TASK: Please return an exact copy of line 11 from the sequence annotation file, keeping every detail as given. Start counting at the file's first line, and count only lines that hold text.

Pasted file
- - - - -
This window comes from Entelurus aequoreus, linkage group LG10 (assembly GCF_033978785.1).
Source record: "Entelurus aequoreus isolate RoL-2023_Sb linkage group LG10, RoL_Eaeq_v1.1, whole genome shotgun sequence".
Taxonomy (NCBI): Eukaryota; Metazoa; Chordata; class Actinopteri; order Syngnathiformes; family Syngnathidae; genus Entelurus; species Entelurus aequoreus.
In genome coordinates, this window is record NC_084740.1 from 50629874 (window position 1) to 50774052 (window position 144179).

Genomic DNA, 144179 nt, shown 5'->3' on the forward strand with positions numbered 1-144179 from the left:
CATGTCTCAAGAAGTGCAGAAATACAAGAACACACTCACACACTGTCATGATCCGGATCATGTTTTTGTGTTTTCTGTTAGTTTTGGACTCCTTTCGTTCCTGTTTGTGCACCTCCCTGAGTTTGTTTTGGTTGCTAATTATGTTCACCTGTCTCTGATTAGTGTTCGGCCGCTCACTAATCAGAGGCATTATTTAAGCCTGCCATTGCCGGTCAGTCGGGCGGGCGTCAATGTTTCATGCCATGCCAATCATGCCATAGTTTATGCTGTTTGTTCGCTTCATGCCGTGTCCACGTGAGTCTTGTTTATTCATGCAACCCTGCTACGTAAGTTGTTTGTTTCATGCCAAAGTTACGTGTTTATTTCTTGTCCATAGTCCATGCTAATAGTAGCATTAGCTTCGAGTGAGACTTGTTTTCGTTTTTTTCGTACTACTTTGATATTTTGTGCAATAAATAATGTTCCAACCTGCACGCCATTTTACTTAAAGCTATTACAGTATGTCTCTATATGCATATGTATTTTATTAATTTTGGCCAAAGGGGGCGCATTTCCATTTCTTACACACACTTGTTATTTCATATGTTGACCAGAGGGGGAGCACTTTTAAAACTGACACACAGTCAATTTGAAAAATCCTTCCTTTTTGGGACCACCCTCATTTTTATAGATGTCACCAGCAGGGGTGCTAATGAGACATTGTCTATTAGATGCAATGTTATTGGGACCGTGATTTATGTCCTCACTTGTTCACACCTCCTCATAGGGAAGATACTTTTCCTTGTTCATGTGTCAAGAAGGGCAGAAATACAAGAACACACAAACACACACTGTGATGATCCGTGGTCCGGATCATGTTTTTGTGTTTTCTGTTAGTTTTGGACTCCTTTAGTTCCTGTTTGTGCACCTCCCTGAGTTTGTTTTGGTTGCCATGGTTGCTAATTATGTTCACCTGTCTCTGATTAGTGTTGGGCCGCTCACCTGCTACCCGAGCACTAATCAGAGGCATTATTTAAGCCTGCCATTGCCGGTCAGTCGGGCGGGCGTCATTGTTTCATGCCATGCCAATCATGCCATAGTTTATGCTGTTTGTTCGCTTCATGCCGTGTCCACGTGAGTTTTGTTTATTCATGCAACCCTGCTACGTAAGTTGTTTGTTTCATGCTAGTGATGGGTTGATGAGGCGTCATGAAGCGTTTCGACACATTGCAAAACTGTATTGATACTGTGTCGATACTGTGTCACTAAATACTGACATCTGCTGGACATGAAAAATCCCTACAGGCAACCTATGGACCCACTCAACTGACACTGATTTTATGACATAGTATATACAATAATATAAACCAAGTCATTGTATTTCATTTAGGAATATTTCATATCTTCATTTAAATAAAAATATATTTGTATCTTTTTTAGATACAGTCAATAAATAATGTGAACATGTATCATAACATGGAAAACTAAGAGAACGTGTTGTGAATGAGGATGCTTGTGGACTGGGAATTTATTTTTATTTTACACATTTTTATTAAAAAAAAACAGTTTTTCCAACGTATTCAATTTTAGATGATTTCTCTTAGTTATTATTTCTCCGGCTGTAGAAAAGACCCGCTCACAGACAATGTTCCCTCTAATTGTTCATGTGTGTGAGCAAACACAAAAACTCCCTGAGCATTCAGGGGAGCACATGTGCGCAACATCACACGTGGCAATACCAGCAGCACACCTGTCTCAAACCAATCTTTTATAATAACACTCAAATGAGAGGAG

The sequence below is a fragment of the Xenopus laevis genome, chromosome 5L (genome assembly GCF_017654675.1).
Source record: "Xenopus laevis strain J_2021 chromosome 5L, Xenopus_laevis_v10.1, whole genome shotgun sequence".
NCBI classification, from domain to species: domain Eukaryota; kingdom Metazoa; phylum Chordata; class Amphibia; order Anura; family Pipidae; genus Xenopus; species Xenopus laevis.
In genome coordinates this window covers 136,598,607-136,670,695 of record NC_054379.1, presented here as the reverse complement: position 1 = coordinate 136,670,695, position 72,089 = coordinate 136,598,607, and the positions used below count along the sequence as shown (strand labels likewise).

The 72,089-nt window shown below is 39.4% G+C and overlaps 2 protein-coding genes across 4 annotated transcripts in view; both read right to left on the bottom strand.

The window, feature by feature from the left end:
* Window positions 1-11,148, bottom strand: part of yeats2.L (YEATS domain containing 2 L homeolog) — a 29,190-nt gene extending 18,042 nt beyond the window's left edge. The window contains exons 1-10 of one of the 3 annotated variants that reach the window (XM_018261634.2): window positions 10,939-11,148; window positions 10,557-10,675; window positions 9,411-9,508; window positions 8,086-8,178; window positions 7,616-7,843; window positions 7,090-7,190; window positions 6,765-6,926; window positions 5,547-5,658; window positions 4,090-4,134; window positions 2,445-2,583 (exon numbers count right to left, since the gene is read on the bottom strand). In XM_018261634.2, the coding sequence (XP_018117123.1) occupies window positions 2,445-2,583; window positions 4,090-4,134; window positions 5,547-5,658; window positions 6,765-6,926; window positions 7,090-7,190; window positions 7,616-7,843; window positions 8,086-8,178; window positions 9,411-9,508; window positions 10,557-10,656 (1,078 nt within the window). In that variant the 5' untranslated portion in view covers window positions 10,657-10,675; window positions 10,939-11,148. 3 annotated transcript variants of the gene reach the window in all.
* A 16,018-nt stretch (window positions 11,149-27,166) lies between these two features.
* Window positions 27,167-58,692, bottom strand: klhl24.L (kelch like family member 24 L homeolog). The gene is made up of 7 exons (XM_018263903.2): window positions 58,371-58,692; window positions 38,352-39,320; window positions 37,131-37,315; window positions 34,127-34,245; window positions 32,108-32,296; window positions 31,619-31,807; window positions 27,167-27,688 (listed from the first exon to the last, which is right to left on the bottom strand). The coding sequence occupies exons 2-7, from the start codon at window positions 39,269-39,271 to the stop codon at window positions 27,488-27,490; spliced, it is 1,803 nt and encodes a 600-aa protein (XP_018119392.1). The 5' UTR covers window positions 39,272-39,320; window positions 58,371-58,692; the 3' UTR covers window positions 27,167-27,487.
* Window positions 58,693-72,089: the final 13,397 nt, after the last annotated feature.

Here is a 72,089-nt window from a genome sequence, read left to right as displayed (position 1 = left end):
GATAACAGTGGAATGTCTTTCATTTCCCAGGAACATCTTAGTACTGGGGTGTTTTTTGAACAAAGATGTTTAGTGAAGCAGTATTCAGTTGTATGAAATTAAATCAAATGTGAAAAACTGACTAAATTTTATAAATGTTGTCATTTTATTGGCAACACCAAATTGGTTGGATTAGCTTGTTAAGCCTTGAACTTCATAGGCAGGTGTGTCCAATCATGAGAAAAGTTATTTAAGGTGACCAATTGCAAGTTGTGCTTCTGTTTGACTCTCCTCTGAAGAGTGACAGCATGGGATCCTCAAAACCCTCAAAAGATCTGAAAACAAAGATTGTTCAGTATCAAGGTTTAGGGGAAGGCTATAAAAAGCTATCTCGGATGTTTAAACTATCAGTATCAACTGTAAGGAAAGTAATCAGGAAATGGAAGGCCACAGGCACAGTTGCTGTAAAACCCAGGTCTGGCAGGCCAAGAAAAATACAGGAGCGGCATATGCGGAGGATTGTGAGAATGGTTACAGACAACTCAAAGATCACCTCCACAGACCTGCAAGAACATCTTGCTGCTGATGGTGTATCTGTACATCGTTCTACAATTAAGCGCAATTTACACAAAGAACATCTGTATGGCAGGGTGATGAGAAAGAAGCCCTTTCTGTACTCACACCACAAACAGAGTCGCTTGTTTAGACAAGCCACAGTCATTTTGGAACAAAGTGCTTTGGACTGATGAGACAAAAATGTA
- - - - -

The 72,089-nt window shown below is 39.4% G+C and overlaps 2 protein-coding genes across 4 annotated transcripts in view; both read right to left on the bottom strand.